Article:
"You ever been in a cockpit before?" "No sir, I've never been up in a plane before!"
"The survival of everyone on board depends on just one thing: finding someone on board who can not only fly this plane, but who didn't have fish for dinner."

Sound familiar? In addition to the verbatim dialogue (and the exclamation point in its title), AIRPLANE! contained many other similarities. The co-pilot played by a former Los Angeles pro-ball player. The female passenger in hysterics. Little Joey visiting the cockpit (where the pilot puts his arm around him with perhaps inappropriate affection before giving him a toy plane). The unmarried stewardess. A wife awakened in the middle of the night by a phone call telling her to come to the airport immediately. Ted Stryker flashing back to the war and recovering in a veterans' hospital. Newspaper headlines prognosticating disaster. Inclement weather. The plane landing while losing its wheels. I could go on, but, really, the only things missing were a jive-talking black duo and a crucial moment in which the heroine's bobby pin saves the day.

ZERO HOUR! was of course never intended to provoke laughs, but how can anyone watch this story now with a straight face? Try watching an old Leslie Nielsen drama without cracking up. It was actually a delight learning where the ZAZ boys got a lot of their material (and AMC occasionally runs AIRPORT 1975, which is where, if I remember correctly, the nun, sick little girl and singing stewardess originated).

If TCM ever runs ZERO HOUR! again, I implore every fan of AIRPLANE! to sit down for eighty minutes and watch it. It's an eye-popping experience, in a whole new way.

This poor movie - 18 May 2006
I defy anyone to watch this film on its own terms. You sit down in front of the TV with the best will in the world, and then Crazylegs Hirsch asks the little boy if he's ever been in a cockpit before, and suddenly you're rolling on the floor.

What's amazing is how many of the jokes in *Airplane* work even though they parody specific moments in this movie (which fairly few people had seen).

"How about some coffee, Johnny?" "Looks like I picked the wrong week to quit smoking." "He's a menace to himself and everything else in the air!" "Stewardess? I think the man sitting next to me is a doctor." "It's a different kind of flying altogether."

I do wonder why they dropped the Jerry Paris character, who seems like he would have been a rich subject for parody.

To die for - 18 July 2010
All I can say is, if you saw the comedy hit "Airplane," don't miss "Zero Hour!" on which much of "Airplane" was taken. Of course, this film was intended to be a drama. Thanks to "Airplane," it's almost as much of a comedy as its successor.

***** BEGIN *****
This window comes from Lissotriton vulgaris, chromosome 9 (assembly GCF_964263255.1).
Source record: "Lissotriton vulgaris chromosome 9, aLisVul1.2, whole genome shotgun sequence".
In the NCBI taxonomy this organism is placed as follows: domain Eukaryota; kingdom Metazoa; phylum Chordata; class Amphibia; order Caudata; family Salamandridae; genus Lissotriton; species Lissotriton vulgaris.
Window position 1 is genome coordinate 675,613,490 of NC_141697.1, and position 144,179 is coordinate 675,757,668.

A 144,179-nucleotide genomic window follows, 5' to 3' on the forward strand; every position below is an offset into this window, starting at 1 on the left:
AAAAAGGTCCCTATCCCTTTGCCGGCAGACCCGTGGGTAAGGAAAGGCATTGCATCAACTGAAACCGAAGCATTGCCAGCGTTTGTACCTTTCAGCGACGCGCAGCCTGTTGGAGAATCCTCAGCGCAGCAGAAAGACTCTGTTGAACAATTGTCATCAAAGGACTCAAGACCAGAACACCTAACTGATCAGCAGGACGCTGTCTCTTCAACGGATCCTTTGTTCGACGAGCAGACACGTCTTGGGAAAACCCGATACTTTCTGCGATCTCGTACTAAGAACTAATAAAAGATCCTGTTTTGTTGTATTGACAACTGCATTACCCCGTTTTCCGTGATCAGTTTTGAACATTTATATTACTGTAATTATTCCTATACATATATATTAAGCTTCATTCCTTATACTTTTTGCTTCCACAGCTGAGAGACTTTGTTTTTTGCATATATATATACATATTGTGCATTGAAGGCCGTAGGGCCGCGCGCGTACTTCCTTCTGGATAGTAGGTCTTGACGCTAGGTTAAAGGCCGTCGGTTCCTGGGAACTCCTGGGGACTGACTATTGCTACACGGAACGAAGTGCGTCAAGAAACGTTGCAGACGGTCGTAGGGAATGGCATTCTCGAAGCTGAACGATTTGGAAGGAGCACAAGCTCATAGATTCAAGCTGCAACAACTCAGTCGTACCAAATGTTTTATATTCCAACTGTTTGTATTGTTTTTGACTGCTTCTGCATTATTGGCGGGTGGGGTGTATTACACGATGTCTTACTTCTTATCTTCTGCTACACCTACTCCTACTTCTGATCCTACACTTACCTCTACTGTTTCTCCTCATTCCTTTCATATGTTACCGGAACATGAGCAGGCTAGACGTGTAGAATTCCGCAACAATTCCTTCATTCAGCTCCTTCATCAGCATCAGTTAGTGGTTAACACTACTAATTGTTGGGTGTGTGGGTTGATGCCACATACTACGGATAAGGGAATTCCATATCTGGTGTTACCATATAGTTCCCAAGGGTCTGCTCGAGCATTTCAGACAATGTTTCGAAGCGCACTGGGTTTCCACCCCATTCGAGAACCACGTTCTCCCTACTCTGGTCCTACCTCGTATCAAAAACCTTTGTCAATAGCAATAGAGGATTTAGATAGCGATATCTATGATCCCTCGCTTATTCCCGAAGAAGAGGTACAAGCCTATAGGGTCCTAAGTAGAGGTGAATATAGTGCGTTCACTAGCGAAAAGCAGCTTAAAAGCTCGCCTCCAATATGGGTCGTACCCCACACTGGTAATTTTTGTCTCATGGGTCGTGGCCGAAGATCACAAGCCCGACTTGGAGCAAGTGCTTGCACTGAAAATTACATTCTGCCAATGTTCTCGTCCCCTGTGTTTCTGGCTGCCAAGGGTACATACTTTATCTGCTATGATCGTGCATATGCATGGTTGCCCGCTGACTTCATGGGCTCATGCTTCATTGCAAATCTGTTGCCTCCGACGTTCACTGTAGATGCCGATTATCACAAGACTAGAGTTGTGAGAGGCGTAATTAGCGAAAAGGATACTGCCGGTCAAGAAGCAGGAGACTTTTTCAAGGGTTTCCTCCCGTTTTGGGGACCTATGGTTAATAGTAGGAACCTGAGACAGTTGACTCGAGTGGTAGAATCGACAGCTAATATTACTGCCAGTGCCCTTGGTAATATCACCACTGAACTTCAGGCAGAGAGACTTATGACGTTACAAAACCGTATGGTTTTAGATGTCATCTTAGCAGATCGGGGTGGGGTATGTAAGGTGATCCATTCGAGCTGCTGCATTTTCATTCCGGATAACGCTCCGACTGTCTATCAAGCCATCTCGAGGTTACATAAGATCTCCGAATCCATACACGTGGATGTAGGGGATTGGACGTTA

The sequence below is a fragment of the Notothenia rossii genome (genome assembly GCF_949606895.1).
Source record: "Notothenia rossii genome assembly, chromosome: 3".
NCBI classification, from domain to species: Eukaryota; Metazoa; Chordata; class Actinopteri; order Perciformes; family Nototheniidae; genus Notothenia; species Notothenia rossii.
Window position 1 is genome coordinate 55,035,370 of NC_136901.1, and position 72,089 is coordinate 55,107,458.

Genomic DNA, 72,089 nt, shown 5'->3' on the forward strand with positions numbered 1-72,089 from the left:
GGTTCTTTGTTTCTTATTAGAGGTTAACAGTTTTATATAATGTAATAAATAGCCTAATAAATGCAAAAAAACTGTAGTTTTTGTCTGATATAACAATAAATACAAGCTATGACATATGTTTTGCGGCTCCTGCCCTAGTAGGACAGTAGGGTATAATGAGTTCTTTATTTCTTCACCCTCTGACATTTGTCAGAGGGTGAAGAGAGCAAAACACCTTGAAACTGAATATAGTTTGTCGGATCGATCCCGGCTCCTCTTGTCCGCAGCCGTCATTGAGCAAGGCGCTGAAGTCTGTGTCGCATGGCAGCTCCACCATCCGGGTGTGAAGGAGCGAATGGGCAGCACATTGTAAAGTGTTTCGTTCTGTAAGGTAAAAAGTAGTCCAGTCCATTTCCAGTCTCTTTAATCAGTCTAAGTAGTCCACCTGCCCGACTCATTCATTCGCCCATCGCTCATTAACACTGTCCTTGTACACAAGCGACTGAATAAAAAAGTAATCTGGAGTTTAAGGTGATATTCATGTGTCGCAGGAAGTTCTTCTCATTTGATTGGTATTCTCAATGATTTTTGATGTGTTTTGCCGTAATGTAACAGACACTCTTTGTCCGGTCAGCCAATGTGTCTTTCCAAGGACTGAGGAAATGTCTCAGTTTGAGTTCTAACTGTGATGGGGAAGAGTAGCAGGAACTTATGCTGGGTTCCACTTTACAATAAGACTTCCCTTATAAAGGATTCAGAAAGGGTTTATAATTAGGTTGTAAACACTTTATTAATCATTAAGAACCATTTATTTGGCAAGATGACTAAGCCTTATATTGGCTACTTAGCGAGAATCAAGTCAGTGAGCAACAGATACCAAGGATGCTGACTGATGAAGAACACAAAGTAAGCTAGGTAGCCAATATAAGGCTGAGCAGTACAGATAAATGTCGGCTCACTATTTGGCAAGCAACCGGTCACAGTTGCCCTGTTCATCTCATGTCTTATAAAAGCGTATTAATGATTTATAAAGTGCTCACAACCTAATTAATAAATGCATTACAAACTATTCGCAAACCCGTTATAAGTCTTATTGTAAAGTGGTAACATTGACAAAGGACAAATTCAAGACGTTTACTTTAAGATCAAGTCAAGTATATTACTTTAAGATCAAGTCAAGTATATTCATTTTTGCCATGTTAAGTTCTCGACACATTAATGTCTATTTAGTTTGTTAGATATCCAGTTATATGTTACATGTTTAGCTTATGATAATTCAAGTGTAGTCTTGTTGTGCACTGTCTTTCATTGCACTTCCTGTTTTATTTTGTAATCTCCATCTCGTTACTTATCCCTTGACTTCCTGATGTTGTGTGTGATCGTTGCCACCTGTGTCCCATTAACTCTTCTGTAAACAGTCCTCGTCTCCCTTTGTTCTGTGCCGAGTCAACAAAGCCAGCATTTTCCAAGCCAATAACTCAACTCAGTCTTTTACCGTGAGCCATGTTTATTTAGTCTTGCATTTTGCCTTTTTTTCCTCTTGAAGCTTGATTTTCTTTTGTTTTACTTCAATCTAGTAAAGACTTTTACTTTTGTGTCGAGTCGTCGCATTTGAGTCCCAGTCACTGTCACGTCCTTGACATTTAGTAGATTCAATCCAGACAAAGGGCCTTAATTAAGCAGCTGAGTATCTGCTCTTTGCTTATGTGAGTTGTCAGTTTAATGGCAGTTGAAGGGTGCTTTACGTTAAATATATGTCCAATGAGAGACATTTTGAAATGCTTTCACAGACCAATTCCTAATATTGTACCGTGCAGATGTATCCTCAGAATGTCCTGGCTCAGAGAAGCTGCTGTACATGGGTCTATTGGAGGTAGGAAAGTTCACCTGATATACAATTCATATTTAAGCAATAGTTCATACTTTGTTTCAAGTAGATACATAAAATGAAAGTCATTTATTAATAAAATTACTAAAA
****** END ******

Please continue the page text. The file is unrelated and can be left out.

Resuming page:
I doubt "Zero Hour" was a major Hollywood release - it's an independent production in black and white, and by 1957, Dana Andrews and Linda Darnell were no longer the stars they once had been at Twentieth Century Fox. Both suffered from severe alcoholism, and Darnell additionally committed the mortal sin in Hollywood in those days of turning 30. The two play husband and wife, and you know the story - meat or fish? And don't say fish.

I tried to decide if I would have liked this film on its own merits. I decided that it is over the top with some bad dialogue. The ending is suspenseful. The actors do what they can with some hokey moments.

Surely, the writers could have come up with a better script. And don't call me Shirley.

Zero Hour! - 30 December 2011
I have no excuse for not watching this sooner. You see, I'm a huge AIRPLANE! fan. I've seen it 30-40 (maybe more) times over the past three decades. When I was a kid, I knew it only as a funny movie, perhaps a parody of all those AIRPORT movies I'd never seen. Eventually I learned that it was a parody of this film, but even then I assumed it was only an inspiration, a jumping off point. Oh no. Almost everything in Zero Hour! is referenced in some way in its spoof. The plot is almost entirely the same (the largest differences being in the Ellen/Elaine character). Many of the lines ("Sluggish, like a wet sponge") and even whole passages of dialogue are lifted from it. Shots and musical cues are duplicated. Even things like Joey's outfit and the casting of a pro athlete in the co-pilot role are here. I'm sure almost everyone else who watched it in the past 30 years did so only because of the connection, and even at the time I doubt many people were familiar with it.

That is all to say, it is impossible for me to judge this movie as anything but the blueprint for one of my favorite comedies. In that capacity, it's absolutely hilarious. Every few seconds I was reminded of another terrific gag. But I can try to comment on the film on its own terms. Noir fans might be thrilled to see Dana Andrews, Linda Darnell and Sterling Hayden in the lead roles, but only Hayden brings anything interesting to it. The plot is... gripping, I guess? It's hard to say when you're so familiar with it. There's some terrible use of stock footage, but otherwise it seems reasonably well put together. Oh, I give up. You owe it to yourself to see this if you love Airplane!, and if for some ungodly reason you've never seen Airplane!, watch this first. I have to imagine it can only make both films better.

* My Favorite Scene in Zero Hour!

If you know Airplane at all, it is almost impossible to hear this exchange from Zero Hour! and not laugh:

Dr. Baird:  Unless I can get all these people to a hospital quickly, I can't even be sure of saving their lives.
Janet:  I don't understand.  What is it?
Dr. Baird:  Why, something toxic in that food tonight.  Some kind of bacteria poisoning.

Zero Hour! at the IMDB

Zero Hour! at Wikipedia